European markets finished mixed as of the most recent closing prices. The DAX gained 0.09 per cent, while the FTSE 100 led the CAC 40 lower. They fell 0.56 per cent and 0.16 per cent respectively.

Stocks hovered around their highest level in four months on Monday as hopes of progress in US-China trade talks kept sentiment afloat while Wall Street was closed for a bank holiday.

The STOXX 600 closed up 0.2 percent, steadying at its highest level since 10 October.

French car parts maker Faurecia climbed 1.3 per cent after saying it hoped to outperform the market this year and reported margin expansion, though it warned of negative auto production growth in general.

Faurecia’s gain bucked the trend in the autos sector which fell 0.3 per cent, lagging the market after data showed car sales in China fell for a seventh straight month.

Investors in the auto sector were also on tenterhooks after the US Commerce Department sent its report on national security and car imports to President Trump, setting the stage for possible tariffs.

Leading the market, Wirecard shares jumped 15.2 per cent after German market regulator BaFin banned the establishment or increase of short positions in the stock.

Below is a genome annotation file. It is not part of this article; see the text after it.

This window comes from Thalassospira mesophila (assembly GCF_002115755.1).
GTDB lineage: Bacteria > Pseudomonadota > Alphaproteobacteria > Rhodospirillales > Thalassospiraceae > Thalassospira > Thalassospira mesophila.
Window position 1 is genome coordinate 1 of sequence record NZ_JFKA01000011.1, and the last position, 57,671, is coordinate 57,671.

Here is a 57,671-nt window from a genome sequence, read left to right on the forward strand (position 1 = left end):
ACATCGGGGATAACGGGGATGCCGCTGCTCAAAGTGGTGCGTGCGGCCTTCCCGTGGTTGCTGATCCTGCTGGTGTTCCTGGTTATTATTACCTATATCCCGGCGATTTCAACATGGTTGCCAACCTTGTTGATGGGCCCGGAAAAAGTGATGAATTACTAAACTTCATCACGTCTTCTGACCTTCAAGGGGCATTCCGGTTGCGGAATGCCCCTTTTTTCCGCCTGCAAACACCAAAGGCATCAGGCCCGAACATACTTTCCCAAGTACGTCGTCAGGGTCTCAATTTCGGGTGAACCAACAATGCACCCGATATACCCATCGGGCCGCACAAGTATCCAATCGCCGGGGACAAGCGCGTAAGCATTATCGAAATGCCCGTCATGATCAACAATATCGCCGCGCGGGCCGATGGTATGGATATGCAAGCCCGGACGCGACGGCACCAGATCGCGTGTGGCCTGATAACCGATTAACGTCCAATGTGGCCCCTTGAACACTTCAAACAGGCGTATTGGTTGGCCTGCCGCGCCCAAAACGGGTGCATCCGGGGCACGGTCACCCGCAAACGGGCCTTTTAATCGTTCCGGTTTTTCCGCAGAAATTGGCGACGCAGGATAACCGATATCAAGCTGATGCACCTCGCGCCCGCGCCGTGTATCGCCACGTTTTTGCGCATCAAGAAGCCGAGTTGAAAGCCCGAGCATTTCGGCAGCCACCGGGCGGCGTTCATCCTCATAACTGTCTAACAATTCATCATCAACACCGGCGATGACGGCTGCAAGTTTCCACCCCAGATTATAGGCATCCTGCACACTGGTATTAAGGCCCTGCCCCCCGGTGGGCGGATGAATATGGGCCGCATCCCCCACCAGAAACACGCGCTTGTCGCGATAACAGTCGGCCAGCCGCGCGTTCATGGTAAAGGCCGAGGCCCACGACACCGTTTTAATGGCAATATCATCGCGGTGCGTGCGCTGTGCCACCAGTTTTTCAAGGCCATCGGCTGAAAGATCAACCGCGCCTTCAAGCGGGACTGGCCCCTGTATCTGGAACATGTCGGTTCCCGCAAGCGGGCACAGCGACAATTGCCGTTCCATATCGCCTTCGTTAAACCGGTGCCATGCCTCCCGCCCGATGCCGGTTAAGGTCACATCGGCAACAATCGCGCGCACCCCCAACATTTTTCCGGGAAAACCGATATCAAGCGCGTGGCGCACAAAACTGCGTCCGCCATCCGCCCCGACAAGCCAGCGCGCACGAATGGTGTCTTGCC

UK-listed consumer goods firm Reckitt Benckiser also provided a big boost to the market, up 4.6 percent after reporting higher-than-expected Q4 sales growth, helped by improvements in both its health and home and hygiene businesses.

Chipmaker AMS rose 3.5 percent after an article by Barron's saying the company is trying to diversify away from the slowing iPhone segment into other consumer areas and industrial applications.

The bank index inched up 0.4 per cent, having risen sharply on Friday after European Central Bank board member Benoit Coeure said a new round of cheap multi-year loans to banks was possible.

NORTH AMERICA

US stocks gained ground on Tuesday as upbeat results from Walmart boosted investor sentiment and high-level US-China trade talks resumed in Washington.

All three major US equity indexes closed higher, with the Nasdaq ending its seventh consecutive day in the black.